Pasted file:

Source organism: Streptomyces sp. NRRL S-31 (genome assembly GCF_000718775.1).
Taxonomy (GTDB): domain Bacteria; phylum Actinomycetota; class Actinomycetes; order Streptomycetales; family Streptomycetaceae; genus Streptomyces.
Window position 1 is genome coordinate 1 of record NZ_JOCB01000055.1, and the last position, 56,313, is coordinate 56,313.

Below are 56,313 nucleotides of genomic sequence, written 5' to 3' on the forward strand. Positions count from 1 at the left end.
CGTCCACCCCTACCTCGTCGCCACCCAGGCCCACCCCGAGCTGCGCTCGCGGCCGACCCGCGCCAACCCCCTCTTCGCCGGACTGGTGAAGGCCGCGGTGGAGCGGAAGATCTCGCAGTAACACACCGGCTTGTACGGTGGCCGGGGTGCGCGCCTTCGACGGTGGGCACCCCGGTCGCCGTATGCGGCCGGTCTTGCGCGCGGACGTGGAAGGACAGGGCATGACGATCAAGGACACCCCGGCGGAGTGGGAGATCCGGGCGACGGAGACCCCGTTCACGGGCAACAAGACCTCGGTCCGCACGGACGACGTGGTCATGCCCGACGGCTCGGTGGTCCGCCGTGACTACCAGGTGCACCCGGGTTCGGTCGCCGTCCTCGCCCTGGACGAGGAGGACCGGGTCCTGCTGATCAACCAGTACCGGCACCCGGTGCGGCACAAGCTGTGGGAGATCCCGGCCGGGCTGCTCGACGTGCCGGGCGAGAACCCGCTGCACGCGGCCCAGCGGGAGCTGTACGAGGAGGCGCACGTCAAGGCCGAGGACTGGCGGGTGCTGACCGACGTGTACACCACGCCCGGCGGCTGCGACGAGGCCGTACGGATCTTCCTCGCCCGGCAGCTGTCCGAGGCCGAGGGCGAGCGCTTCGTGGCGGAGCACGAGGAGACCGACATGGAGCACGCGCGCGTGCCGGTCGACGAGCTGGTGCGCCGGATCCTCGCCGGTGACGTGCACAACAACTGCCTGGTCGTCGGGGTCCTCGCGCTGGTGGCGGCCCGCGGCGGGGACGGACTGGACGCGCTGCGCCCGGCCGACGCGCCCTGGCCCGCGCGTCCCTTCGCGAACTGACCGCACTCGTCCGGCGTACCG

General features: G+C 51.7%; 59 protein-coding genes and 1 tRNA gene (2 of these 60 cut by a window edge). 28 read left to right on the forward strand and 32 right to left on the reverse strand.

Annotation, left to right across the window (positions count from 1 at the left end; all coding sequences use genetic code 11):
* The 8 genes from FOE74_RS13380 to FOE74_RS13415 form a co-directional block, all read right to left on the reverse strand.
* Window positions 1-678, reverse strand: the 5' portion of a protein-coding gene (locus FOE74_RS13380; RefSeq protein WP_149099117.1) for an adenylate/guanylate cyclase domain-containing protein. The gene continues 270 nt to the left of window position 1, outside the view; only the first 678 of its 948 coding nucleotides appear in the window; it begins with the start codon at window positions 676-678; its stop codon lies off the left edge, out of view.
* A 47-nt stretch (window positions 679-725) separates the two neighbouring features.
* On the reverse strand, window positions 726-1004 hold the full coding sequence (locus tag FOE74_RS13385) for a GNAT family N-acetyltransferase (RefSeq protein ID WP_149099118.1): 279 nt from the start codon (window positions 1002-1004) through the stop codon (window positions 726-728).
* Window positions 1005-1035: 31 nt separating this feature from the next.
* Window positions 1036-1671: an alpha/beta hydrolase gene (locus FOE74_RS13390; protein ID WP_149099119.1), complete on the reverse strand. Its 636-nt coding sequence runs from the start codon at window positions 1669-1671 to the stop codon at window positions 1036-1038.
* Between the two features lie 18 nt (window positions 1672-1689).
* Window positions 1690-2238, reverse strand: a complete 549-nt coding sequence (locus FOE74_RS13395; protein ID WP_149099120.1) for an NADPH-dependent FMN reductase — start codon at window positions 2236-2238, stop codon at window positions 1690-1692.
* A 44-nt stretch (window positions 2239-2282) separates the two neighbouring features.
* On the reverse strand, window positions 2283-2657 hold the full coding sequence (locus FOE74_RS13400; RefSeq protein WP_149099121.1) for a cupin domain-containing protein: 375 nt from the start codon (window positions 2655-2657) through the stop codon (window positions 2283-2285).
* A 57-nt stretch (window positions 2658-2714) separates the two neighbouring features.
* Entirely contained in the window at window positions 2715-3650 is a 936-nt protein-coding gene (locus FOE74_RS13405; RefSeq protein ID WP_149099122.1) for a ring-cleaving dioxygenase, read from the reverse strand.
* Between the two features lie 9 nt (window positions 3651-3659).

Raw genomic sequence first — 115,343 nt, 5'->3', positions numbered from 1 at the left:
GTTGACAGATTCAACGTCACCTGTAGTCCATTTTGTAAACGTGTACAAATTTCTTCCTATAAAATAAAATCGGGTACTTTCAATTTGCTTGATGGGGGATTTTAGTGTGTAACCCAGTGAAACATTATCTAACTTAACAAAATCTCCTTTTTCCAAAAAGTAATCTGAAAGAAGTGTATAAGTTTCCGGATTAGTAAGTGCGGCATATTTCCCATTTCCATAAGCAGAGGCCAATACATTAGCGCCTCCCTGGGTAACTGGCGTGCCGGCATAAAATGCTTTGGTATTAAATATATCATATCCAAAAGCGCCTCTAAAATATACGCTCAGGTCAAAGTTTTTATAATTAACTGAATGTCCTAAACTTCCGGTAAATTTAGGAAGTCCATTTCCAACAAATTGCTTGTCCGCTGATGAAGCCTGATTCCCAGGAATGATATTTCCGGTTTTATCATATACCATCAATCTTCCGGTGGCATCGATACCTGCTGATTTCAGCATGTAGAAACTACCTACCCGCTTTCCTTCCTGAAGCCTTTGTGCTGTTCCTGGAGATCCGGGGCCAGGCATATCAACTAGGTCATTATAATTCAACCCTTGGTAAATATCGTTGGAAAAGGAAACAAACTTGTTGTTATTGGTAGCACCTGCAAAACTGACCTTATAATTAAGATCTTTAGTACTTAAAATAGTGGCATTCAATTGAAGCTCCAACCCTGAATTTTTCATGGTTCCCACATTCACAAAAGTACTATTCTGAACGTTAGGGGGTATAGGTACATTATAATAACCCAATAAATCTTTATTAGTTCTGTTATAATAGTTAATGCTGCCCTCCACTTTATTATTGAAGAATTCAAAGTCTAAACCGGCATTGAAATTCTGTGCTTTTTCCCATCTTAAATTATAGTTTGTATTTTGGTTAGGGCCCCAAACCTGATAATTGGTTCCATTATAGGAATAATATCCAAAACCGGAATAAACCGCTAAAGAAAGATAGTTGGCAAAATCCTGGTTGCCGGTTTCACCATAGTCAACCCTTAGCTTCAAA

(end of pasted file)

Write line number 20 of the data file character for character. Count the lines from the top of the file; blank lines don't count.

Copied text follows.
* Between the two features lie 9 nt (window positions 3651-3659).